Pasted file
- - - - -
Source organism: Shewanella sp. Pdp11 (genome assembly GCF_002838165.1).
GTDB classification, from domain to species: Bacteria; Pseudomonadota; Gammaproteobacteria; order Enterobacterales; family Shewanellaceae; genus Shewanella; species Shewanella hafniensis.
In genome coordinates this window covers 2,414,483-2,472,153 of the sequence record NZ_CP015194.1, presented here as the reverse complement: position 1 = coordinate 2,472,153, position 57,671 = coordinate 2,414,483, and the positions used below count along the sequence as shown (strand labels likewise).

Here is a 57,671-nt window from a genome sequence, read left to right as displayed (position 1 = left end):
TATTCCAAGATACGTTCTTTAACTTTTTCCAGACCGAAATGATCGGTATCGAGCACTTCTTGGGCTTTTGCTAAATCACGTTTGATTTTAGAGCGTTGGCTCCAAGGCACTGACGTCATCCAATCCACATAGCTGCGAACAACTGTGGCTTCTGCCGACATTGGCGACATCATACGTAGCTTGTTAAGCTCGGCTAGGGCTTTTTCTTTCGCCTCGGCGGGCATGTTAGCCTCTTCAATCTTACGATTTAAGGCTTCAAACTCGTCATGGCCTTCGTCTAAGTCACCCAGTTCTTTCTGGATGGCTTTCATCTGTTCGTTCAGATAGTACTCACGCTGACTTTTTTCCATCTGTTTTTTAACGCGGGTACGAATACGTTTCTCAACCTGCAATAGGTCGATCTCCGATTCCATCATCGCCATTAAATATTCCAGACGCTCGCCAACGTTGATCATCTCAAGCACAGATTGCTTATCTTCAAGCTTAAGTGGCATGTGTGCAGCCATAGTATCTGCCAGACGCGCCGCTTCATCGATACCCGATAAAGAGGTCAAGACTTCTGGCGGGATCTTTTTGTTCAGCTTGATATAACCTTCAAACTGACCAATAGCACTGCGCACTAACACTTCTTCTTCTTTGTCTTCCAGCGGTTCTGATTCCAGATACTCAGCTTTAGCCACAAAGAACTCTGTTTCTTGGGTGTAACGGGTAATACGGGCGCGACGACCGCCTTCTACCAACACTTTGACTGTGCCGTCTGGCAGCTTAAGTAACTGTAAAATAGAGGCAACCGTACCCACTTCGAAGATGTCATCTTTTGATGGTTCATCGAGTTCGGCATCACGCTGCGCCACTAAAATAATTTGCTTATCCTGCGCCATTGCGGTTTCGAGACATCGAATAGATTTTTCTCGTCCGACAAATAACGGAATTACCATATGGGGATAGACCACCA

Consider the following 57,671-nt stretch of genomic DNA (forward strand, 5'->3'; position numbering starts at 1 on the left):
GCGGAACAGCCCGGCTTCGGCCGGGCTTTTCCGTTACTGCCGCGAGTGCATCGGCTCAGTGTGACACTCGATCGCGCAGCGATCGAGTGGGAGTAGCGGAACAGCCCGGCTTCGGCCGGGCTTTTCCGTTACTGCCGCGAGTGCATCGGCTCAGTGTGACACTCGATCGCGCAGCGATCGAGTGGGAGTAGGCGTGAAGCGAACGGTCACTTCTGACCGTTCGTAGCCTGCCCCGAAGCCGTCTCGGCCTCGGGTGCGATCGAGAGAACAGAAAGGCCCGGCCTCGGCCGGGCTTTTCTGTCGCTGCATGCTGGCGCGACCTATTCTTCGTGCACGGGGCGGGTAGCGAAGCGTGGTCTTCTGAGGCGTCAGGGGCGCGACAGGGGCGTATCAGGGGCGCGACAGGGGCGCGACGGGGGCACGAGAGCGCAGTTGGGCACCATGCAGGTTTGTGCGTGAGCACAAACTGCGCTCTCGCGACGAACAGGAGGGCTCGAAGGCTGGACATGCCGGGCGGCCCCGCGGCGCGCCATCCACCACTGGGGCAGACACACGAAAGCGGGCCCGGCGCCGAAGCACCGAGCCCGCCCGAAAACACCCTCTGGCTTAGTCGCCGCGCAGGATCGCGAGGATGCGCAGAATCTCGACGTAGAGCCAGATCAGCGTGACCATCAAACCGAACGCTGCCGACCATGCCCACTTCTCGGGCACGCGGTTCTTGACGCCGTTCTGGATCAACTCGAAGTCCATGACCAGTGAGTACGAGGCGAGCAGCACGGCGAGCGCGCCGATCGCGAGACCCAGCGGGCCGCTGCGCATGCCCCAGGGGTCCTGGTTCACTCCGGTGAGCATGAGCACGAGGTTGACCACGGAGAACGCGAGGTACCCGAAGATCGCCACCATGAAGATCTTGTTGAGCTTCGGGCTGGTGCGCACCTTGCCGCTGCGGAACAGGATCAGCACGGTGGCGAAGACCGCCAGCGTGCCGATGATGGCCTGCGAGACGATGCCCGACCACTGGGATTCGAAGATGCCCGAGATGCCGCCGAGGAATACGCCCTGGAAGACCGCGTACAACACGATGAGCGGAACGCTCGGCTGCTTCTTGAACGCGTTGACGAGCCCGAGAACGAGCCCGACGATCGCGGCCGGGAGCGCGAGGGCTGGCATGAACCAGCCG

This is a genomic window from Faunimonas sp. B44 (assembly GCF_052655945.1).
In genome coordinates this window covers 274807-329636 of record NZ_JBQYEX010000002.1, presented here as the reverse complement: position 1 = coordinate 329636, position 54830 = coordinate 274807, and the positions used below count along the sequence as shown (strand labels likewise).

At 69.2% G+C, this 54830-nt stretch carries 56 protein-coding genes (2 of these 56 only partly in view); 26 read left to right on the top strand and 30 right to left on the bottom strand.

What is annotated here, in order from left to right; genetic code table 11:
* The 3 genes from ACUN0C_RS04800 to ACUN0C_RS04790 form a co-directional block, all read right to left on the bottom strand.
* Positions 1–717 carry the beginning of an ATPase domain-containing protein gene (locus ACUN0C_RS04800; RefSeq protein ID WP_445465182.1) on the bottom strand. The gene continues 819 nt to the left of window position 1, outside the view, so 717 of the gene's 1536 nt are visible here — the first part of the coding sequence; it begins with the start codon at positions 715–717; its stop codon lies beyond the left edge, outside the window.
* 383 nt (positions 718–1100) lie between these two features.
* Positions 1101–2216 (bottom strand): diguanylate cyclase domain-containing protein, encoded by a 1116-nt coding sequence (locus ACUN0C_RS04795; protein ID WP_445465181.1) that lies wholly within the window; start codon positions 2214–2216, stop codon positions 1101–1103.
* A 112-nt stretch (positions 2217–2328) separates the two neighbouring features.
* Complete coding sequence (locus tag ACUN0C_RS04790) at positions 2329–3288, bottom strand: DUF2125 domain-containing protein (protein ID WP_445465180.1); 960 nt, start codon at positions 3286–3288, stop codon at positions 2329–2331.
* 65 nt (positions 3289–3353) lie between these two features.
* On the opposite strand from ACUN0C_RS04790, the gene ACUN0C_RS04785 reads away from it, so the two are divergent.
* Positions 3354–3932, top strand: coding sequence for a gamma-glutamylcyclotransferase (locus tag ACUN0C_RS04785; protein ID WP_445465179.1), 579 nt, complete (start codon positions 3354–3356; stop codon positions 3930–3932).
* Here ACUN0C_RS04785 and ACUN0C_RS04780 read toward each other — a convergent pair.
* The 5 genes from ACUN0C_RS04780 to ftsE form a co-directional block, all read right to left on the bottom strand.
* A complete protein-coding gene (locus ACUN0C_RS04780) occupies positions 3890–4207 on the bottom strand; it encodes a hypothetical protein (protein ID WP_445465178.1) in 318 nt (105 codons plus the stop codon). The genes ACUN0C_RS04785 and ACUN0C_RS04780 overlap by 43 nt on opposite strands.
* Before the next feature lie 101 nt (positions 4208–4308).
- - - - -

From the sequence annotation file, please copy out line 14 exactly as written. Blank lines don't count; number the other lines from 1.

* 383 nt (positions 718–1100) lie between these two features.